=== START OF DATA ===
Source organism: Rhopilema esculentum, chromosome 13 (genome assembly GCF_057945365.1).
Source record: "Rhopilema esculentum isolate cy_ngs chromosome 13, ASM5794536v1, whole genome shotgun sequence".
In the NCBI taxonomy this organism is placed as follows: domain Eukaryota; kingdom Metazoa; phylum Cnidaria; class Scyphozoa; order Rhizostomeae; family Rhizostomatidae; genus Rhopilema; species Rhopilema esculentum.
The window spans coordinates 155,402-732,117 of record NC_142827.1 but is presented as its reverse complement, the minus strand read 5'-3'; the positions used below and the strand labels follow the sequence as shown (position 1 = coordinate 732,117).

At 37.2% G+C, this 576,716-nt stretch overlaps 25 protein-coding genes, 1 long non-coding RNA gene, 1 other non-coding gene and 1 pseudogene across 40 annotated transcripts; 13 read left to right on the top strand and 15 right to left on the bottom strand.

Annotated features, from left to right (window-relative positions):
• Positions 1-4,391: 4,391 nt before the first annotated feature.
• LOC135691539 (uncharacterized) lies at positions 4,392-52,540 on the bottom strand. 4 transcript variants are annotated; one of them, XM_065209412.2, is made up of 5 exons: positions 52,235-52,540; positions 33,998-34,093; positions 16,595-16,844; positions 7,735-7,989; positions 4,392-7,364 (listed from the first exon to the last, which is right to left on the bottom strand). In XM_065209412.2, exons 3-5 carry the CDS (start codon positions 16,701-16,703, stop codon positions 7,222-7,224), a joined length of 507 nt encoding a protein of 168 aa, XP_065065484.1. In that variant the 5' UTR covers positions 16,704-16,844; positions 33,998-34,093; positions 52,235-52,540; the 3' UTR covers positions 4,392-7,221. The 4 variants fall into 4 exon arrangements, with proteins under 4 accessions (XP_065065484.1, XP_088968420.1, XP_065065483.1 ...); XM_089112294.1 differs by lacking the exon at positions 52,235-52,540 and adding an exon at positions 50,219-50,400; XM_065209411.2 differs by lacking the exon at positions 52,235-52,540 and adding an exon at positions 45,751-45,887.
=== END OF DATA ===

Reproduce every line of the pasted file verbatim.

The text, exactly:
Source organism: Rhopilema esculentum, chromosome 13 (genome assembly GCF_057945365.1).
Source record: "Rhopilema esculentum isolate cy_ngs chromosome 13, ASM5794536v1, whole genome shotgun sequence".
In the NCBI taxonomy this organism is placed as follows: domain Eukaryota; kingdom Metazoa; phylum Cnidaria; class Scyphozoa; order Rhizostomeae; family Rhizostomatidae; genus Rhopilema; species Rhopilema esculentum.
The window spans coordinates 155,402-732,117 of record NC_142827.1 but is presented as its reverse complement, the minus strand read 5'-3'; the positions used below and the strand labels follow the sequence as shown (position 1 = coordinate 732,117).

At 37.2% G+C, this 576,716-nt stretch overlaps 25 protein-coding genes, 1 long non-coding RNA gene, 1 other non-coding gene and 1 pseudogene across 40 annotated transcripts; 13 read left to right on the top strand and 15 right to left on the bottom strand.

Annotated features, from left to right (window-relative positions):
• Positions 1-4,391: 4,391 nt before the first annotated feature.
• LOC135691539 (uncharacterized) lies at positions 4,392-52,540 on the bottom strand. 4 transcript variants are annotated; one of them, XM_065209412.2, is made up of 5 exons: positions 52,235-52,540; positions 33,998-34,093; positions 16,595-16,844; positions 7,735-7,989; positions 4,392-7,364 (listed from the first exon to the last, which is right to left on the bottom strand). In XM_065209412.2, exons 3-5 carry the CDS (start codon positions 16,701-16,703, stop codon positions 7,222-7,224), a joined length of 507 nt encoding a protein of 168 aa, XP_065065484.1. In that variant the 5' UTR covers positions 16,704-16,844; positions 33,998-34,093; positions 52,235-52,540; the 3' UTR covers positions 4,392-7,221. The 4 variants fall into 4 exon arrangements, with proteins under 4 accessions (XP_065065484.1, XP_088968420.1, XP_065065483.1 ...); XM_089112294.1 differs by lacking the exon at positions 52,235-52,540 and adding an exon at positions 50,219-50,400; XM_065209411.2 differs by lacking the exon at positions 52,235-52,540 and adding an exon at positions 45,751-45,887.